Dawn Fraser is
Australia’s greatest Olympian. In November 1999, Dawn was
awarded “World Athlete of the Century” at the World
Sport Awards in Vienna. In the same year was also awarded “Athlete
of the Century” by the Australian Sports Hall of Fame. She
was voted the person who best symbolises Australia and in 1998
was included as one of Australia’s National Living Treasures.
Dawn Fraser’s sporting
accomplishments are unlikely to be repeated - in swimming or
any other sport.
She is an international phenomenon: a multi-Olympic and
Commonwealth Games Gold Medal winner whose success stretched
over fifteen magnificent years. During her career she broke and
held 41 World records and was undefeated over 100 metres
Born in the Sydney suburb of
Balmain, Dawn is the youngest of eight children from a
working-class family. In 1952, her awesome swimming ability was
noted by coach Harry Gallagher, who took over the training of
the broad-shouldered teenager and set the 1956 Olympics in her
In 1955 Dawn won
her first Australian title in the 220 yards freestyle and,
during that summer season, went on to re-write the record
books: setting new Australian records in all freestyle events
up to 880 yards. At the 1956 Melbourne Olympics she became an
Australian national hero and world swimming star, winning the
100 metres freestyle gold medal in world record time as well as
taking gold in the 100 metres freestyle relay and silver in the
400 metres freestyle.
Dawn won two more gold medals at
the 1958 Commonwealth Games in Cardiff, Wales, and another gold
at the Rome Olympics in 1960 for the 100 metres freestyle. By
this time she had attained the status of a legend, in the first
rank of Australian sporting heroes. Yet then, as today, she
remained untouched by her fame.
After winning four gold medals at
the 1962 Commonwealth Games in Perth, Dawn finished her
international swimming career at the Tokyo Olympics in 1964
silencing her critics by winning a gold medal in the 100 metres
freestyle at the age of 27. Taking her total Olympic medal
count to four gold medals and four silver medals.
She has continued to give back to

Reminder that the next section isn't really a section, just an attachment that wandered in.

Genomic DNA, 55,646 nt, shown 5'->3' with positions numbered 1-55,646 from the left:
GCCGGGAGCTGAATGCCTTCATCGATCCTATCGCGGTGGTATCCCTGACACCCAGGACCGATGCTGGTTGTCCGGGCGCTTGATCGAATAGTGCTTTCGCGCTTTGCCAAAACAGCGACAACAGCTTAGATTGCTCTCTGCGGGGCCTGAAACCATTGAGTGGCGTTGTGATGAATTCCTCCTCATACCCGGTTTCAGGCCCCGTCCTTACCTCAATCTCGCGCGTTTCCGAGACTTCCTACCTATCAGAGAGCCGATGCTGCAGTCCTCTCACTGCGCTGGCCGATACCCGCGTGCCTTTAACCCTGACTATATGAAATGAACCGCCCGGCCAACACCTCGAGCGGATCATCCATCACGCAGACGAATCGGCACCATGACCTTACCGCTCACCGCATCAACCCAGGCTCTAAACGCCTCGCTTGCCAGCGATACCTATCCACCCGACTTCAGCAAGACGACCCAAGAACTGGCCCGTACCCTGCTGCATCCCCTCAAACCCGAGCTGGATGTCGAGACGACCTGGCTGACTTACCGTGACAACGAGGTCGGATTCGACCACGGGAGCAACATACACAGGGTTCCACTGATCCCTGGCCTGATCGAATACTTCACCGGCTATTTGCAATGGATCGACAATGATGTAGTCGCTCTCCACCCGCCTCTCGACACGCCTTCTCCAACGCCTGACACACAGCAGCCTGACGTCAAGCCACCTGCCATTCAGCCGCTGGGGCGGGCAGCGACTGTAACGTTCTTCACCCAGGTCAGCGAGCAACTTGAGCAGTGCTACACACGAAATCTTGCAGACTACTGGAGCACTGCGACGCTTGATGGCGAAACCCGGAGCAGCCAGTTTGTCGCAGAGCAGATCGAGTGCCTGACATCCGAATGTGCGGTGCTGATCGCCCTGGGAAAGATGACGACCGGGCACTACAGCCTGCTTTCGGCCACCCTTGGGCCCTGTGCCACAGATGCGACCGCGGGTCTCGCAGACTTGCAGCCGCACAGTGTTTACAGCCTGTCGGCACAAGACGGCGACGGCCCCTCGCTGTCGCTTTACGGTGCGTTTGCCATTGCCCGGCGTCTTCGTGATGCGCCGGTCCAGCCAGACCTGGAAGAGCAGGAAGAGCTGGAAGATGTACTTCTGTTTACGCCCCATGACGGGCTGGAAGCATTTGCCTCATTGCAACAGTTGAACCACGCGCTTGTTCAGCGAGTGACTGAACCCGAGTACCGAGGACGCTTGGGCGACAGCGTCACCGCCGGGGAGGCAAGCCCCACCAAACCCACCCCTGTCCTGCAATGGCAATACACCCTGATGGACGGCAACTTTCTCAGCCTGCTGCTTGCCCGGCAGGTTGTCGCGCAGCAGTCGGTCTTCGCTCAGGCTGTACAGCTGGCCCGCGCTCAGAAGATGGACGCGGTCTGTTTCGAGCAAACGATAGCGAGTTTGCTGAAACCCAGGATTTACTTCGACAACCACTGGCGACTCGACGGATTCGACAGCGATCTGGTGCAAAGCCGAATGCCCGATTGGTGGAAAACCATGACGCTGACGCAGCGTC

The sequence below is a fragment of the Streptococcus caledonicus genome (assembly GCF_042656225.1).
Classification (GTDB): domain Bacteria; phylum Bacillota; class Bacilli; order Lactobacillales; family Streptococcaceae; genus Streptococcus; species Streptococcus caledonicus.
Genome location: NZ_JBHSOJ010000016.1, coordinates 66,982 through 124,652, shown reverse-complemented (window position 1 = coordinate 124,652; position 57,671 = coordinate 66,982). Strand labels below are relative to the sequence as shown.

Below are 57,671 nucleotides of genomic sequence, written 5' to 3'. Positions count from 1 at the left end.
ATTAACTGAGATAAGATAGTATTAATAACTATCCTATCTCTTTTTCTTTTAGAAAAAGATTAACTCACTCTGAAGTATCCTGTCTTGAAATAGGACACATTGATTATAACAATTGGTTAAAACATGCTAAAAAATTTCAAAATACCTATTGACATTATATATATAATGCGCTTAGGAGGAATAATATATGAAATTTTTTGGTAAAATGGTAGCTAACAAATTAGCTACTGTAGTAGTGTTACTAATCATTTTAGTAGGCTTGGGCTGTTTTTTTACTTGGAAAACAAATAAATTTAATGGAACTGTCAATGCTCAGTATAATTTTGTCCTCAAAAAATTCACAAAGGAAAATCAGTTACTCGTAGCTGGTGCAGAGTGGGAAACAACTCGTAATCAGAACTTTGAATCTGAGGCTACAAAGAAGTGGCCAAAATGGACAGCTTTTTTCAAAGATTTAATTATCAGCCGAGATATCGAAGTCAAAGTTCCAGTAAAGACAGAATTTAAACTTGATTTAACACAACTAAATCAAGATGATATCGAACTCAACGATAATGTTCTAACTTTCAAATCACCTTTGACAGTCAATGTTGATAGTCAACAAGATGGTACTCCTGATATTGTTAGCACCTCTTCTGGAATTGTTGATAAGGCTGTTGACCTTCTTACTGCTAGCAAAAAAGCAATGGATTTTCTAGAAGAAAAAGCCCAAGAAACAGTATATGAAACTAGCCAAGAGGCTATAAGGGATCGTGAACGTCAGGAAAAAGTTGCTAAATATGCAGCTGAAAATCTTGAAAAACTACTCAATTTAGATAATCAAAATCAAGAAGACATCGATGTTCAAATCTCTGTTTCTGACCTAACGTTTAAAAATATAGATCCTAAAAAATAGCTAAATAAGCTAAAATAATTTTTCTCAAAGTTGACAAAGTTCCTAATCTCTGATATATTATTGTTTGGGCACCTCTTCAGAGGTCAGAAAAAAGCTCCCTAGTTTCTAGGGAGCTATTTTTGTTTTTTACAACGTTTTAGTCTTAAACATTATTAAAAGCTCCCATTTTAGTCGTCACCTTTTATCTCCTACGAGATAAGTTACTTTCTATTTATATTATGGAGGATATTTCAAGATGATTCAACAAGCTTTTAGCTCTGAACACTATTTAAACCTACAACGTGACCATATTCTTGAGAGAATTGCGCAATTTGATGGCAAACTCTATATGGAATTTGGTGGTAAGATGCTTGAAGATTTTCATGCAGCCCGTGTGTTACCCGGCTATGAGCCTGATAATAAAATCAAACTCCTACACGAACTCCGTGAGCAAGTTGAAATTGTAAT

her sport and other sports by being mentor for Able and Disable
Australian Olympic Teams since 1988.
ONE HELL OF A LIFE”.
Published by Hodder Headline Australia.
Twenty years later Dawn returned
to the public life as an independent member of the New South
Wales Parliament. She has since maintained an active role in
the sporting and wider community as Patron of the Cerebral
Palsy Sports Association, the Wheelchair Sports Association of
Victoria and of the Ladies Professional Golf Association. Is a
Founding Member of the Laureus Sports Academy, a member of the
Sport for Good Foundation and Vice President of the World
Association of Olympic Winners, while continuing to support
sporting clubs across the country. She is also a member of the
NSW Sports Advisory Board and is a Director of the Wests Tigers
Football Club, Balmain Leagues Club and Balmain Football Club.
At the 1996 Atlanta Olympic Games
Opening Ceremony, Dawn was honoured by the Atlanta Olympic
Organising Committee as one of seven greatest athletes of all
time and also carried the Olympic torch on its way to the main
At the 2000 Sydney Olympic Games,
Juan Antonio Samaranch, President of the International Olympic
Committee made Dawn, First Lady of the Olympic games partnering
him to the Opening Ceremony in which she was one of seven
Australian women to run with the Torch in the main Stadium. She
also was the Attaché to the Australian Olympic Team in 2000.
She remains one of Australia’s best-loved identities.
This and more information is
documented in an Autobiography that she wrote called “DAWN
ONE HELL OF A LIFE”. Published by Hodder Headline Australia.